As the years flow, a rabbi enters a stage of “integration.” Soren Kierkegaard reminds us that some things are true when they are whispered, but not true when they are shouted. Mature religion is less about the exclamation sign and more about the question mark. With humble and grateful spirit, we enter the stage of “integration”—the feeling, the awareness, that our rabbinic self and persona are one. 

Being a “Rabbi in Israel,” even now in retirement, is not what I do, but who I am—a servant and teacher in love with Judaism and the Jewish people, our culture, our spiritual values, our memories, our moral imperatives, our answers, our questions, our gifts of hope and imagination to shape a better world. Let us imagine…

Rabbi Dennis Sasso is celebrating 50 years as a Reform rabbi. We look forward to celebrating him and all of the CCAR’s 50-year rabbis when we come together at CCAR Convention 2024.

Rabbinic Reflections

Rabbi Allen Bennett: 50 Years of Joys and Rewards of Chaplaincy, Pulpit, and Interfaith Work

I graduated in the largest ordination class in HUC-JIR’s history.

I was one of the very few graduates that year, if not the only graduate, who intentionally chose not to seek work in a pulpit setting. I elected to enter a one-year residency program in Clinical Pastoral Education (hospital chaplaincy) in Rochester, Minnesota, after which I remained as the Jewish chaplain at the Mayo Clinic-affiliated hospitals for the next two years. Unbeknownst to me when I went to Rochester, I was also expected to serve as the rabbi of B’nai Israel Synagogue there, something no one thought to mention to me during the application process.

I loved my chaplaincy work and learned a great deal from the synagogue work. But when I had an opportunity to enter a doctoral program at the Graduate Theological Union in Berkeley, I jumped at it and moved west. Realizing that I needed to support myself while a graduate student, I took jobs as the Director of Adult Programs at a Jewish Community Center in San Francisco, a clerk in a Jewish book store, a clerk in a Jewish-owned insurance brokerage, the rabbi at Sha’ar Zahav (San Francisco’s first LGBTQ+ synagogue), the Associate—and then Executive—Director at the San Francisco office of the American Jewish Congress, the Executive Director of the JCRC of the Greater East Bay and, finally, as the rabbi of Temple Israel of Alameda. I retired from Temple Israel in 2012.

Throughout my rabbinate, I was drawn to hospital chaplaincy. I became the (volunteer) chair of the Chaplaincy Advisory Board of Alta Bates Hospital in Berkeley, and served in that position for ten years. I now serve on the chaplaincy committee of Kaiser Hospital in San Leandro because I still enjoy the world of chaplaincy so much.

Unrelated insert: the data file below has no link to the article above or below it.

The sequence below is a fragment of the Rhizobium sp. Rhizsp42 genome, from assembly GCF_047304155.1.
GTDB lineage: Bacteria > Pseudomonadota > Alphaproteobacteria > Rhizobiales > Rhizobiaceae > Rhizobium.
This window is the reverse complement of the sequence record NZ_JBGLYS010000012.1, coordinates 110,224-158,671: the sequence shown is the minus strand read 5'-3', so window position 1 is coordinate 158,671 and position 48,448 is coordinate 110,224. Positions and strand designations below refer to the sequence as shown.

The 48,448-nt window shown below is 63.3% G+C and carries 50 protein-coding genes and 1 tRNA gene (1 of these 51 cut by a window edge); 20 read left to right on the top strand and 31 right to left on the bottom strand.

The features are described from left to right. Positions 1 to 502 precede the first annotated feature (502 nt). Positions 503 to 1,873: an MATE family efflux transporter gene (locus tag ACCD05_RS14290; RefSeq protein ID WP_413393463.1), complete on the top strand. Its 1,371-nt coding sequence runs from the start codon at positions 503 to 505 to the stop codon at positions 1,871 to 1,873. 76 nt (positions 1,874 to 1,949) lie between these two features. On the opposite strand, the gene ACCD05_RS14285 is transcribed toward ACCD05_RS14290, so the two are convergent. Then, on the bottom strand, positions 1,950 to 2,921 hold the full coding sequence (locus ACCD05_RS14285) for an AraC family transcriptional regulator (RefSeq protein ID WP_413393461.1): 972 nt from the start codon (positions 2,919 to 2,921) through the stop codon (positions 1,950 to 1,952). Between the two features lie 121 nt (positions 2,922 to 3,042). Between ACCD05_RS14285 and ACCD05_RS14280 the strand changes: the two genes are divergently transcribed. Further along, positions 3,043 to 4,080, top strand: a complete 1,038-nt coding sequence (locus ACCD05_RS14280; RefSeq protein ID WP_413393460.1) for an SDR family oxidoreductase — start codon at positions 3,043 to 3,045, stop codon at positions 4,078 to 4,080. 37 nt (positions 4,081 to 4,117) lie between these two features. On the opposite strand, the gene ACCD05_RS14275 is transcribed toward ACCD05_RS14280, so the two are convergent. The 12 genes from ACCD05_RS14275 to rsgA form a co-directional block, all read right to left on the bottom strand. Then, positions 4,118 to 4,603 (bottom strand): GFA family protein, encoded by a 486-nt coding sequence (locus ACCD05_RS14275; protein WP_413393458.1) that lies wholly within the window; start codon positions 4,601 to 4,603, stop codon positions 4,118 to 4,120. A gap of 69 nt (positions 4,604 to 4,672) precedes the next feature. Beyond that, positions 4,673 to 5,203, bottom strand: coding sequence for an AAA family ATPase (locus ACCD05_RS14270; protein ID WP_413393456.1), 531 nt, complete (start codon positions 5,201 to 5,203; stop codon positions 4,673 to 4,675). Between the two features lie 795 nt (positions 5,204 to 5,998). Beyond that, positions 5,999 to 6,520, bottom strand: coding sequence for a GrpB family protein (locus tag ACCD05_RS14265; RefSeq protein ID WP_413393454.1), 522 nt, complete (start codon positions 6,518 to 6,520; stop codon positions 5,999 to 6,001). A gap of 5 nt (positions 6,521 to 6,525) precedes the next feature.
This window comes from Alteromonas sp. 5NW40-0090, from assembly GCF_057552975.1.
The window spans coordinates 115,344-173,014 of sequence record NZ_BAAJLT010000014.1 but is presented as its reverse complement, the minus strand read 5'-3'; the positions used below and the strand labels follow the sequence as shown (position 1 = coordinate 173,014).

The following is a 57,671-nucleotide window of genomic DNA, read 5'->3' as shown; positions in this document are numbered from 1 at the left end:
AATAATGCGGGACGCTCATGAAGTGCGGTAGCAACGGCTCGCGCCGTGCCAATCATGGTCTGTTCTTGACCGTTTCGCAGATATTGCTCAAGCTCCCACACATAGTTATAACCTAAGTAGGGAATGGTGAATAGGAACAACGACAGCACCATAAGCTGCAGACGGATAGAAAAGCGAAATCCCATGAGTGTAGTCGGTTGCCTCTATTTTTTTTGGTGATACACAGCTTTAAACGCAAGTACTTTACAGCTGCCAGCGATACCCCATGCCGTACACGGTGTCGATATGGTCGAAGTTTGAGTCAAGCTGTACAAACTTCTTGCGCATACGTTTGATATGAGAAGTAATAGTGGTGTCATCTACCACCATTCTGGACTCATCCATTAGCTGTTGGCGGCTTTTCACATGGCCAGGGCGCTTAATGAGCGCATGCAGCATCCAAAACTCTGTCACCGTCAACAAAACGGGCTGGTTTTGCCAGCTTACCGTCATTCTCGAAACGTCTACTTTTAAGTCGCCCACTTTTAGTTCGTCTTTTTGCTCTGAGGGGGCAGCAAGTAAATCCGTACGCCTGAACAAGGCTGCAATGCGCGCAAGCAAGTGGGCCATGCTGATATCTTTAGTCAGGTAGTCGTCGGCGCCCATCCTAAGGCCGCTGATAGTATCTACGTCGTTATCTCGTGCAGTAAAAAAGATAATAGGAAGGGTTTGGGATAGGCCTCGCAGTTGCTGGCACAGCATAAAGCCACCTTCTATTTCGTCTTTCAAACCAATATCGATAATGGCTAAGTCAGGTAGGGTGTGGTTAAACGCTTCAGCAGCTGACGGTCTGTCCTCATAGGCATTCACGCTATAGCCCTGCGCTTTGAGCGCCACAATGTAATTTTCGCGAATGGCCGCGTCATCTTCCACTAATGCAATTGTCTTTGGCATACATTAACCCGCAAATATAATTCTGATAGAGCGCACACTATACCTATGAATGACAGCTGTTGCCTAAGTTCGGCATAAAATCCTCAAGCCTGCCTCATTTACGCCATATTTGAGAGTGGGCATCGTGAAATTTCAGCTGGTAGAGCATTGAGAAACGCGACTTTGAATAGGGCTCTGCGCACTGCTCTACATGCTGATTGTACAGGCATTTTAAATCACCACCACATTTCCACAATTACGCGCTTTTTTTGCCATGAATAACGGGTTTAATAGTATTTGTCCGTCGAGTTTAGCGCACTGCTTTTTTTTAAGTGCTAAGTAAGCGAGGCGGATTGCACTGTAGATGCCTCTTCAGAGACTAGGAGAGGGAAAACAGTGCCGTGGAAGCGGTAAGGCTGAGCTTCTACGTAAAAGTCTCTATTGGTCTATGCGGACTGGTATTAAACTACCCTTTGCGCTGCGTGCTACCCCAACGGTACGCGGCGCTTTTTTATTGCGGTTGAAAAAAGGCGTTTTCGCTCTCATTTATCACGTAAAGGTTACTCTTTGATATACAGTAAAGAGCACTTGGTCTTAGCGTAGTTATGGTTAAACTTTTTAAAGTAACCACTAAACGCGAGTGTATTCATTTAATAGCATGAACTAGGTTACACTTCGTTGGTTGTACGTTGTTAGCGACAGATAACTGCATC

Relatively early on in my time in the San Francisco Bay Area, I got to know an Orthodox rabbi who was the unpaid President of the Board of Rabbis here. He was a wonderful character who was a role model in the way he tried to support and care for local rabbis regardless of their denominational affiliations. It was because of him that I became intimately involved with our Board of Rabbis, eventually serving at various times as both President and Executive Director, and even now in retirement, I continue my affiliation and strong support of the organization.

As far back as my earliest days in Minnesota, I became involved in interfaith work, initially with the Joint Religious Legislative Coalition of Minnesota, and then with the local interfaith councils. Once I moved to the San Francisco Bay Area, my involvement in civic affairs has always been based in interfaith work. I was, and remain, involved in several interfaith and interreligious organizations in the area, working on immigrant rights, reproductive rights, homelessness issues, LGBTQ+ issues, and other social justice issues.

At this point in my life, my greatest joys involve volunteering in chaplaincy-related programs, supporting local rabbis, and interfaith social justice work.

Rabbi Allen Bennett is celebrating 50 years as a Reform rabbi. We look forward to celebrating him and all of the CCAR’s 50-year rabbis when we come together at CCAR Convention 2024.

Rabbinic Reflections

‘Walk Humbly with Your God’: Rabbi Ronald Gerson on 50 Years a Reform Rabbi

At the outset, I would like to express how grateful I am that God has brought me to this fiftieth anniversary of ordination. I am grateful to have lived this long. And, I am very saddened for those colleagues in our class who did not live to see this day. 

When I think of the verse that has meant the most to me—and guided me—these years, it would be the famous words of the prophet Micah: ”It has been told you what is good, and what the Lord requires of you: Only to do justly, and to love mercy, AND TO WALK HUMBLY with your God” (Micah 6:8).